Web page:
Question 8 of 12

Riad Hijab made headlines by defecting on Monday. Who was Hijab?

Question 9 of 12

Who spent 19 minutes listening to "heartbeat tones" this week?

Mission updates repeatedly mentioned the "heartbeat tones," automated updates beamed back to Earth as the craft landed.

Question 10 of 12

Researchers at Cornell have, for the first time, been able to accurately determine subjects' sexual orientation just by observing what?

The researchers found that people's pupils tend to dilate when they are looking at people they find attractive.

Question 11 of 12

A new study of retirement this week revealed that more than 46 percent of Americans die in what unfortunate condition?

Question 12 of 12

Blogger Micah Sifry made news Wednesday by noting that Ohio Sen. Rob Portman leads the contest for the Republican vice-presidential nomination when it comes to what unusual metric?

The Wikipedia pages of VP picks are often tweaked in advance by campaigns. After a Stephen Colbert segment about the practice, Wikipedia locked some rumored candidates' pages, including Portman's.

You got 8 out of 12 answers correct in 20 minutes 30 seconds.

Click to revisit answers

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Week of August 10, 2012
Michael Bloomberg, for his gun control arguments
Harry Reid, for his claims about Romney's taxes
Dr. James Hansen, for his paper on climate change
K-Stew, for cheating on R-Patz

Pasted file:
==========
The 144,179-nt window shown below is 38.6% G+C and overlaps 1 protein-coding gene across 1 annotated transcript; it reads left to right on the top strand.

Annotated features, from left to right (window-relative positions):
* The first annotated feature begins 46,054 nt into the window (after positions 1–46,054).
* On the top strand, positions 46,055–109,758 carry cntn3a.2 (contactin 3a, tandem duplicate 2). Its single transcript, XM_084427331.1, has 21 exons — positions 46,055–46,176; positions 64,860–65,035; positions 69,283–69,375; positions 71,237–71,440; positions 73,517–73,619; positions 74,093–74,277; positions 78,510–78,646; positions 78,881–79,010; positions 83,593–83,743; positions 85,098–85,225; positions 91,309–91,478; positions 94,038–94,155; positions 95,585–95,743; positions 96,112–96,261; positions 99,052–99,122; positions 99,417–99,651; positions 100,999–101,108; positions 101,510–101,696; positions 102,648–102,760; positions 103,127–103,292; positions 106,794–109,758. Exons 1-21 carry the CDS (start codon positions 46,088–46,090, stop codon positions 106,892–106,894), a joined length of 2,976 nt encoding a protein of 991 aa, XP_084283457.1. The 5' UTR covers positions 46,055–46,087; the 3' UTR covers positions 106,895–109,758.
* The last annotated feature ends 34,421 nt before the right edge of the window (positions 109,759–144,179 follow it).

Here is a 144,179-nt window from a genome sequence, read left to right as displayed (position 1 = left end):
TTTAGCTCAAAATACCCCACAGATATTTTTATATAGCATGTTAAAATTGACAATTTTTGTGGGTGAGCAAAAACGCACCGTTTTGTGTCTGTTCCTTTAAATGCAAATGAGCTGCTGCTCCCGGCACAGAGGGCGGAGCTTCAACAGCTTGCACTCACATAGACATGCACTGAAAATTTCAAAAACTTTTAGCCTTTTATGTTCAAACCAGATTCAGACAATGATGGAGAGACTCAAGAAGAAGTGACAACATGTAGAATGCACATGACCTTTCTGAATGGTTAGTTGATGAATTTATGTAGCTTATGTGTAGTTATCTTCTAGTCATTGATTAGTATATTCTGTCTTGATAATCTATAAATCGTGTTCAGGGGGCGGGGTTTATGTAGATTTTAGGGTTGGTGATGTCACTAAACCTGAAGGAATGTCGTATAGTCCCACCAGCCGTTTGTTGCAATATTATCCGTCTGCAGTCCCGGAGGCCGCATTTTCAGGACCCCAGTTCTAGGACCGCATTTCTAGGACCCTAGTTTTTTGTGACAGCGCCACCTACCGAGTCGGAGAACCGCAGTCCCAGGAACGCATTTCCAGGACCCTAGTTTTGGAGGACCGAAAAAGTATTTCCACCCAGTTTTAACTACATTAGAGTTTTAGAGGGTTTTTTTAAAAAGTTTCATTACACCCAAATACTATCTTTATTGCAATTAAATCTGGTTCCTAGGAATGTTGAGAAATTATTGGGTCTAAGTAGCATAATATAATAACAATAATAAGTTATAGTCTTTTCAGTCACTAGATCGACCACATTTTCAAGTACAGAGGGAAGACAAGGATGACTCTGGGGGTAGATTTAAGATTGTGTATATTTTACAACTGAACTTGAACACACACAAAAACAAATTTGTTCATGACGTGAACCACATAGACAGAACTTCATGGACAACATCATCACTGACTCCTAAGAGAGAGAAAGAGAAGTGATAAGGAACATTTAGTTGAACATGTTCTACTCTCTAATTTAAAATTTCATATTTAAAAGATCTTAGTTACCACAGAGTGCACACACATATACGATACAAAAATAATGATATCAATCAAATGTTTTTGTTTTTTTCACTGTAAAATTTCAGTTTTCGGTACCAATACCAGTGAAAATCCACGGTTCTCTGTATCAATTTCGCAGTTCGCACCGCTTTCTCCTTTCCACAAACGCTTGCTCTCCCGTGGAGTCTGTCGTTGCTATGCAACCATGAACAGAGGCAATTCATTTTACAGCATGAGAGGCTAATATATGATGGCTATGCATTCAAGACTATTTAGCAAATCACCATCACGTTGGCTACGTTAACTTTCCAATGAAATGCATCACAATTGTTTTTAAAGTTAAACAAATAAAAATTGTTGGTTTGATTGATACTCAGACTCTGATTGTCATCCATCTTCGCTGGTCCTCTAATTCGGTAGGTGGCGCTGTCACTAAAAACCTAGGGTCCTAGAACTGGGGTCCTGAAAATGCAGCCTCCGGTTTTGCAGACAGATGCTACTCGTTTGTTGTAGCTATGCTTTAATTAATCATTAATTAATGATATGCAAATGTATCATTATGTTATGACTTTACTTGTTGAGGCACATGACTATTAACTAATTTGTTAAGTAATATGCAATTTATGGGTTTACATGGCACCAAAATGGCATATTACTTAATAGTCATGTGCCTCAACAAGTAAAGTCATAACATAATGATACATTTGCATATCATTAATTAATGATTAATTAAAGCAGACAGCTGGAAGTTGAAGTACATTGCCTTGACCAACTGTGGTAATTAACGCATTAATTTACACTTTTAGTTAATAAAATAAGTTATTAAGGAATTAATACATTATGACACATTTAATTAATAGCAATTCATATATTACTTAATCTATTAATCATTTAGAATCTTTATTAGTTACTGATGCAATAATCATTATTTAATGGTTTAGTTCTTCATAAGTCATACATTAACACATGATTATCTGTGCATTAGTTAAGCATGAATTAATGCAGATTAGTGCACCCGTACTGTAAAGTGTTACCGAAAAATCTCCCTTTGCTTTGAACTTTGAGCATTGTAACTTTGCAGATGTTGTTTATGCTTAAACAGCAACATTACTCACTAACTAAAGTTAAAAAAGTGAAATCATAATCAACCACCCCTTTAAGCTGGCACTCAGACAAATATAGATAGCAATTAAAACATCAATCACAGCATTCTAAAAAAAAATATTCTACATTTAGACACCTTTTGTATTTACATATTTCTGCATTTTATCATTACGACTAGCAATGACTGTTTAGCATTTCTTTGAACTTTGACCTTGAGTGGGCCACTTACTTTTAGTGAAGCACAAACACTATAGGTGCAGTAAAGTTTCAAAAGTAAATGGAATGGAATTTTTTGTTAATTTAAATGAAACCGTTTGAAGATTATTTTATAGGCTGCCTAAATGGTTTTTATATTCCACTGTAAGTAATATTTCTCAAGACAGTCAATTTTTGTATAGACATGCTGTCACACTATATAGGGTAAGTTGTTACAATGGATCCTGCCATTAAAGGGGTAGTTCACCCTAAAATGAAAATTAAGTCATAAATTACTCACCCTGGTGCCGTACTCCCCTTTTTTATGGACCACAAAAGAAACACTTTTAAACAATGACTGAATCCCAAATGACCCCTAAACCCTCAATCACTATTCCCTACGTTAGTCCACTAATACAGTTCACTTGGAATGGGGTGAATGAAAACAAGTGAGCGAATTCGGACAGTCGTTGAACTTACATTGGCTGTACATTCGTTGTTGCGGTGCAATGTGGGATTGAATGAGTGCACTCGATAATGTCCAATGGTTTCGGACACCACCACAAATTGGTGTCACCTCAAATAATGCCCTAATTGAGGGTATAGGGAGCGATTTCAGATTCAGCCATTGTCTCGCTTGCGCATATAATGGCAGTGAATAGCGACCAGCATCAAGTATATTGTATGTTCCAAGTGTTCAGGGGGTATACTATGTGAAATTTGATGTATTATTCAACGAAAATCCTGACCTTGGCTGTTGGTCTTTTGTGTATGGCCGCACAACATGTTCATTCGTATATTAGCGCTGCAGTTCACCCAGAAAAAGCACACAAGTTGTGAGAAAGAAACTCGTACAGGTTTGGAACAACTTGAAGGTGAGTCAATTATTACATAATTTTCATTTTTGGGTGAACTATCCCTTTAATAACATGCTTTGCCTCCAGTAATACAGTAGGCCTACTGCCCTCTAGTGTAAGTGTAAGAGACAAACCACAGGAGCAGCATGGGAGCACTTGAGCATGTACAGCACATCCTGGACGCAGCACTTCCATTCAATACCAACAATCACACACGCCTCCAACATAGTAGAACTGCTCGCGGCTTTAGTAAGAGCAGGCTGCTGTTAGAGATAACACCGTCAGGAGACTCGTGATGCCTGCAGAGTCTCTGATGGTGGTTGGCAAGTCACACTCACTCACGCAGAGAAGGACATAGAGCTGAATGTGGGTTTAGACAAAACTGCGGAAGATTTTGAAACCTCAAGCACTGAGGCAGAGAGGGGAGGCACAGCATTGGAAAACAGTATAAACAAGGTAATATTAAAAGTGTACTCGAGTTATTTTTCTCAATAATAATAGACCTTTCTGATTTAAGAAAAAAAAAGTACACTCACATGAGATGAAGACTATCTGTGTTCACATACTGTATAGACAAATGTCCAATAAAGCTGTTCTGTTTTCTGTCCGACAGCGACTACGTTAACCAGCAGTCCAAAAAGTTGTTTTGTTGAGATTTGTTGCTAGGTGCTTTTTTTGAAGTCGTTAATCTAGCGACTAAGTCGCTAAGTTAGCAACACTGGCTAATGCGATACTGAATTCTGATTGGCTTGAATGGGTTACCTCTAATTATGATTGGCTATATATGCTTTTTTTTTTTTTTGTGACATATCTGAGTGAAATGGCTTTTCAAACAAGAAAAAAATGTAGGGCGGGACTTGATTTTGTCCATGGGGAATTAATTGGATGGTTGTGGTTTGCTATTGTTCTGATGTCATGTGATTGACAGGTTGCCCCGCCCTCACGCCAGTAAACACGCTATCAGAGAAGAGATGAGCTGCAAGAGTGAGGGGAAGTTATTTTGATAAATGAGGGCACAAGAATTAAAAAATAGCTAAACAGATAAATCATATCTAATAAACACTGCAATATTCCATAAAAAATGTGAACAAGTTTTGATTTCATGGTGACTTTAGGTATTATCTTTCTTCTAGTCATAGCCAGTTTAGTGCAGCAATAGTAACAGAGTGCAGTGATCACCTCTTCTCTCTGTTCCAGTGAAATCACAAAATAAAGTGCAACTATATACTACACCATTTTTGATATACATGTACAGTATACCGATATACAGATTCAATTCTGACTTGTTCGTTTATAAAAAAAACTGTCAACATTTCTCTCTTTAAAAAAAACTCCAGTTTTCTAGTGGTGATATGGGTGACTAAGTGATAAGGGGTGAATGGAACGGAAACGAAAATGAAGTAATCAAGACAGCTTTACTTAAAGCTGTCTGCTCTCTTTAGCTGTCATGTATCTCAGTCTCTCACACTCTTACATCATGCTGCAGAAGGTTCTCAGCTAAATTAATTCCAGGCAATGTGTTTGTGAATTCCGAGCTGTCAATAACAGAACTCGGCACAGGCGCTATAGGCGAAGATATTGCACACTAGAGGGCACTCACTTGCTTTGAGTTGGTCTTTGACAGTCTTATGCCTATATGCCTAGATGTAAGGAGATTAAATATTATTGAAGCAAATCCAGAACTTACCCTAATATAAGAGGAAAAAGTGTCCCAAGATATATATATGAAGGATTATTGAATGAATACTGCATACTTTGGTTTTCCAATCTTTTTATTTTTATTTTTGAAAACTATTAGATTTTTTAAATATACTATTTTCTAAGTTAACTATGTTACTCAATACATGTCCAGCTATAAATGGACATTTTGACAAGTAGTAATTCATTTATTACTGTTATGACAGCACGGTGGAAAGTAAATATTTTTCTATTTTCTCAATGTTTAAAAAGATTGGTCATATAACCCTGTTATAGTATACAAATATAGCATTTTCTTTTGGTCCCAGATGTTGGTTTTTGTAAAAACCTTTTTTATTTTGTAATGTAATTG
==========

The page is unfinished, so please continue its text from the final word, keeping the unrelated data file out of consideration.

Event delays
Computer failures
Empty seats
Promos for NBC's hilarious Go On starring Matthew Perry
A rare white bison
A new Crayola crayon color
Billy Corgan's new band
A solar-powered aircraft
The Gabrielle Giffords shooting
The Aurora, Colo., theater shooting
The Sikh temple shooting
All of the above
A pet boa constrictor
His Nobel Prize
His artificial leg
A priceless Stradivarius
Power outages
Flooding
Volcanic smog, or "vog"
Guerrilla attacks
A 14-minute epic about the sinking of the Titanic
A duet version of "Tangled Up in Blue" sung with Scarlett Johansson
A symphonic "modern retelling" of Shakespeare's Twelfth Night
An Argentine gaucho ballad sung completely in Spanish
An Iranian nuclear scientist
An Egyptian military commander near the Gaza border
A tribal leader in Afghanistan
The prime minister of Syria
Olympic gymnasts, when the floor-exercise music malfunctioned
Abortion protesters at a vigil in Arizona
NASA scientists landing the Curiosity rover on Mars
Mitt Romney's surprised doctor during a physical
Speech patterns
Dilation of their pupils
Finger-length ratios
Where they buy chicken sandwiches
Without a will
With moderate to serious dementia
With no immediate family
With less than $10,000 in assets
Haircut frequency
The length of his name
Edits to his Wikipedia page
Success of his state's sports teams

Average

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You

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Matthew Yglesias
Slate economics correspondent

0 points

Quiz Template by Chris Kirk and Andrew Morgan

Ken Jennings is a 74-time Jeopardy! winner and is the author of six books, most recently the Junior Genius Guides.